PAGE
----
5. We need to make sure that younger kids aren't scared and understand what’s happening around them so they can be kids and help prevent it in the future and also help raise money for everyone who is in pain because of it also a seminar to clear up any questions
  6. Yes, I think that we should concentrate on the after school programs the most because they are in session when the highest percentage of teen violence occurs.
  7. I believe that by taking terrorism so seriously we are only helping Osama to his goal of disorder.
  8. We should hold discussion groups online or over the mail or through internet. We should not shun the subject of terrorism but not totally talk about it all the time!!
  9. What about terrorism in schools!
  10. Usually the younger kid gets the worst.
  11. Try this, have the younger kids teach things to the older kids! The younger kids gain confidence, and I think the older kids would get a good message out of this.
  12. Mobilize youth in the community by giving them the opportunity to serve.  LET THEM BE THE SOLUTION
  13. I have no suggestions.
  14. A lot of the suggestions on how to better our communities on the threat of terrorism are great, but to foster patriotism is what leads to the problem of terrorism unless we know how to control its limits.  We shouldn’t make the threat of terrorism seem as if it is a part of our every day lives because that is exactly what terrorists want us to do.
  15. I think it would be good if people focused more on how to fix their own communities before some of the other things listed in the survey.
  16. We need to start focusing back on family goals of loving and caring for everyone I believe this will not only help reduce the chance that something like the 9/11 tragedies would happen again but also reduce the over all amount of teen crime in the nation and someday that will transform into reducing all violence in the nation.
  17. I think we should teach more tolerance in schools. After the attacks it seemed like we as Americans were back to our old ways of segregation and racial hate. Not every Muslim is a terrorist. Not every Black person is going to shoot you. Not every white male is a shooter. If we created groups that helped more than singled out certain groups of people then maybe as teenagers we will be more understanding to those who are different in ANY way. In America we have Freedom and that means we shouldn't be the ones who point the finger because we have 4 pointing right back at us.  www.nationalsave.org!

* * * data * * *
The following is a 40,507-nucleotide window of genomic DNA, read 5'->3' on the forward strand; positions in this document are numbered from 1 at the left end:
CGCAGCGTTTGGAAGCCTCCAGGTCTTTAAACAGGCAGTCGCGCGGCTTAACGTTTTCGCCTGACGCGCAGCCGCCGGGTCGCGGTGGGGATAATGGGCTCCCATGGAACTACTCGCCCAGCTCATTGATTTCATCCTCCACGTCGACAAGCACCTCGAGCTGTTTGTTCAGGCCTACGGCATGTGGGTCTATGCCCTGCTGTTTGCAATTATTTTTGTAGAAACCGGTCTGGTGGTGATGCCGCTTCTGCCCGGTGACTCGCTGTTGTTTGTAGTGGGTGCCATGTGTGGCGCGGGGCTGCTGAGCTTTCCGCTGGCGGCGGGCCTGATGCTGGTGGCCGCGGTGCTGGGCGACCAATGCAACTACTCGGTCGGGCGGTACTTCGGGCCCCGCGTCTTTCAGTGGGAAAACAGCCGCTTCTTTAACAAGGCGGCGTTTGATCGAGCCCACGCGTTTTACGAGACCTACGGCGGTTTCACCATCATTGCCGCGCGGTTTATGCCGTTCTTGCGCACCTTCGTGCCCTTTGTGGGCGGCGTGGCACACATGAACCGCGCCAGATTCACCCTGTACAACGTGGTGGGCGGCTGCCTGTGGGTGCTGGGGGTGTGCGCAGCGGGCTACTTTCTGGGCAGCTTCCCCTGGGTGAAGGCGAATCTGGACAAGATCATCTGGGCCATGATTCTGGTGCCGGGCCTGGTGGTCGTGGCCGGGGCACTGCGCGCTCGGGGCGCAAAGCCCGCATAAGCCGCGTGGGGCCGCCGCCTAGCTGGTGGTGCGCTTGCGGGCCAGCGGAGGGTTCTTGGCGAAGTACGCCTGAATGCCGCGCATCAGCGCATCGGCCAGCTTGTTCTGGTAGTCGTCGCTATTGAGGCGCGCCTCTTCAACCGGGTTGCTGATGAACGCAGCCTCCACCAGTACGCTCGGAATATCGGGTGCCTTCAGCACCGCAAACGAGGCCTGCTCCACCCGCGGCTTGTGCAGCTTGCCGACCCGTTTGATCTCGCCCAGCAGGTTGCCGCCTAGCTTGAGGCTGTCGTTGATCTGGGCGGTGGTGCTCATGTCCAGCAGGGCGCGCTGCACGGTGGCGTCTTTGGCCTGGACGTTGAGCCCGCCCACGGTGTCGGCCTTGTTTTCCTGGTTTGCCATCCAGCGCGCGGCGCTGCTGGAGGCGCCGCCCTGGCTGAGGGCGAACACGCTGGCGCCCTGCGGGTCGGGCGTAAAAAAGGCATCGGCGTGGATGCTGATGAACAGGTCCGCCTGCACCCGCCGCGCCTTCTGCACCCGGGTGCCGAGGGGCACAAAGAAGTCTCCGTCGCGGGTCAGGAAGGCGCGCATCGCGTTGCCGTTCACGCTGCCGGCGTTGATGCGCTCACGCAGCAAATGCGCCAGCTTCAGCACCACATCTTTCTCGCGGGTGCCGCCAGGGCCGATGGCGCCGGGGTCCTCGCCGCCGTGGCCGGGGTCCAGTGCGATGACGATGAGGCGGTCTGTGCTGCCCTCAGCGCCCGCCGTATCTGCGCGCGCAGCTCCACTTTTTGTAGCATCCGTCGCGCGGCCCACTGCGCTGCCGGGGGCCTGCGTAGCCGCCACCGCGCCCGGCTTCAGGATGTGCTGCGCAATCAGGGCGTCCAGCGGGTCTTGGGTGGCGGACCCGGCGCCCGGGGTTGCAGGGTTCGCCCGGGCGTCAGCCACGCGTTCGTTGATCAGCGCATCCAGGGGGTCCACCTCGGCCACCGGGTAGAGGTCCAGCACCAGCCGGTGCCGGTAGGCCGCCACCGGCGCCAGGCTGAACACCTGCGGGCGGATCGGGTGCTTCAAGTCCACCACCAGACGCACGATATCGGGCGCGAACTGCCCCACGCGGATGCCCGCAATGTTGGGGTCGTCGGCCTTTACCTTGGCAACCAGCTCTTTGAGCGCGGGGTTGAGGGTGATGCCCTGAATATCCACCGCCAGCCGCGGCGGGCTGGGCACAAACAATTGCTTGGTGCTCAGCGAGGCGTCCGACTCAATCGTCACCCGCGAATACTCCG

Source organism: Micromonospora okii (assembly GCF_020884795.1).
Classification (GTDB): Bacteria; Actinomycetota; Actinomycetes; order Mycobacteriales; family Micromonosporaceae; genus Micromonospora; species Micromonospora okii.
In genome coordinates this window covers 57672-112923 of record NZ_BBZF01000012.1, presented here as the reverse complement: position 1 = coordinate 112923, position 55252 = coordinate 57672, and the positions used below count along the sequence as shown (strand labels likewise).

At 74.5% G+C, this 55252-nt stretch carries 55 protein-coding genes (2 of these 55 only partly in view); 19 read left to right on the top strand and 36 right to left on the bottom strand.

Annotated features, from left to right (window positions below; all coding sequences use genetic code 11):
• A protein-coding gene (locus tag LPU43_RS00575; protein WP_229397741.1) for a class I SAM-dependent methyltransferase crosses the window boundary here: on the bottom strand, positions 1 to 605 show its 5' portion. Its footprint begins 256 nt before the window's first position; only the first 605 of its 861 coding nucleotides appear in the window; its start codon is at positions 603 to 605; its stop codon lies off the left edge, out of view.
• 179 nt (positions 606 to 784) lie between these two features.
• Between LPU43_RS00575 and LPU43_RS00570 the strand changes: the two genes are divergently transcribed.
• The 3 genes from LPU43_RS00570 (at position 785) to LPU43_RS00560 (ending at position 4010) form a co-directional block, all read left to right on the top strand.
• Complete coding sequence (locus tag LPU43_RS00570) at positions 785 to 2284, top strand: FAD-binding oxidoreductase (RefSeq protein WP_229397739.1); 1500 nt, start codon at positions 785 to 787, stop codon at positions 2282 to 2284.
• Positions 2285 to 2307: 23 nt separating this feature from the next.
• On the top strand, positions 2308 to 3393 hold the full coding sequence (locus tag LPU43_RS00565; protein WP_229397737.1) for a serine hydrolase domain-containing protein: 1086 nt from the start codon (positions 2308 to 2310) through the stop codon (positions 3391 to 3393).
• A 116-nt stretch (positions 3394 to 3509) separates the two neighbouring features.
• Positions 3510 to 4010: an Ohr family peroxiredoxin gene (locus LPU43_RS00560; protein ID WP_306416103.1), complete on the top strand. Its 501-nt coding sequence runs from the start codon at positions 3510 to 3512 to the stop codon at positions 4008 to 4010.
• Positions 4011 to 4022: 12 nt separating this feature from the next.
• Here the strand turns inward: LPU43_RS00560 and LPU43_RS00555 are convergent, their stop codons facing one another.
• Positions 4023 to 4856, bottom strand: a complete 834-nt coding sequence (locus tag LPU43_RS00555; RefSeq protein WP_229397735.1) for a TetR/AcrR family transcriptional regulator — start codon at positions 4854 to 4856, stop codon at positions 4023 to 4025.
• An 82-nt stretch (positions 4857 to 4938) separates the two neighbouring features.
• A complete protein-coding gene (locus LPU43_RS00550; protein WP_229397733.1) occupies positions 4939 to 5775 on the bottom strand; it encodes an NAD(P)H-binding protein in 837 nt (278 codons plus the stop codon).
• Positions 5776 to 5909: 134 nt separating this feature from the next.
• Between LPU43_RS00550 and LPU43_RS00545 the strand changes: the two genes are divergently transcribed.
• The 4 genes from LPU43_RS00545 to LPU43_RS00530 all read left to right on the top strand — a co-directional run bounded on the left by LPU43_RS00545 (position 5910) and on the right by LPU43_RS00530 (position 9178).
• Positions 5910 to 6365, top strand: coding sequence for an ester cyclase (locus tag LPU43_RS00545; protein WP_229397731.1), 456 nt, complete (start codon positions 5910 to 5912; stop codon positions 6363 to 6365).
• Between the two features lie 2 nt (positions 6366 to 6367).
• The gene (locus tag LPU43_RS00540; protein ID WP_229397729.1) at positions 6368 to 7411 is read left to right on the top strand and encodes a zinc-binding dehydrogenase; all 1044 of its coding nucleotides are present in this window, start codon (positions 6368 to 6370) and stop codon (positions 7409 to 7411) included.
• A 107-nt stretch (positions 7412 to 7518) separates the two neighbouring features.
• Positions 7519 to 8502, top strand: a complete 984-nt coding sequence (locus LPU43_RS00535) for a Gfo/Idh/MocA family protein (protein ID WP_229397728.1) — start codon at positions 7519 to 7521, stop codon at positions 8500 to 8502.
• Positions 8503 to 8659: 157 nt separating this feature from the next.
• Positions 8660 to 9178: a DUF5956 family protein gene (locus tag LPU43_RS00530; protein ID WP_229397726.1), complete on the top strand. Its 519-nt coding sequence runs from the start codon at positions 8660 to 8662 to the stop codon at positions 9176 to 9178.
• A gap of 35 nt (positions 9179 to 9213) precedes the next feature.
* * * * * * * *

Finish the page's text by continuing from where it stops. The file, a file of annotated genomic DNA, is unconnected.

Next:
18. The main thing that is needed is education about what is typically unknown to most Americans.  There needs to be educational sessions incorporated into the curriculum that allows for students to learn facts about foreign events routinely as opposed to being left completely in the dark.  This way, the students will know what is going on in the world around them and beyond.
  19. I think there should be more rallies/conventions in cities to promote patriotism and encourage citizens to participate more in their community and increase happiness and spirit.
  20. What can adults do to help improve the system besides make laws and implement them?
  21. Have a S.A.V.E. program which is students against violence everywhere.
  22. I think that even though terrorism is threatening our country at this time that other items need to be addressed on the subject of violence other than terrorism!
  23. We as youth need to work together to combat the problems of terrorism and all crimes. The youth voice needs to be heard and other youth need to hear our message. Adults need to begin to support and aid us in our efforts by providing the necessary funding for certain program ideas, initiatives and much more.
  24. Youth and adults need to realize that moving forward can only strengthen the future. Remaining still in the present and cause us to dwell too much on the past and create an unstable society.
  25. I think that they should concentrate more on after school programs for 5-12 grade school students.
  26. Listen to the youth

 


Homeland Security Recommendations

 

February 18, 2002

 

Christopher Furlow

Director State and Local Office of Homeland Security

The White House

 

DRAFT - Homeland Security Recommendations from the NCPC McGruff Ambassadors

 

1.       Schools will develop educational programs for all grade levels that provide in-depth knowledge of issues surrounding the threat of terrorism.

 

2.       Schools and communities will develop programs that foster patriotism and stimulate young Americans to participate in community service projects.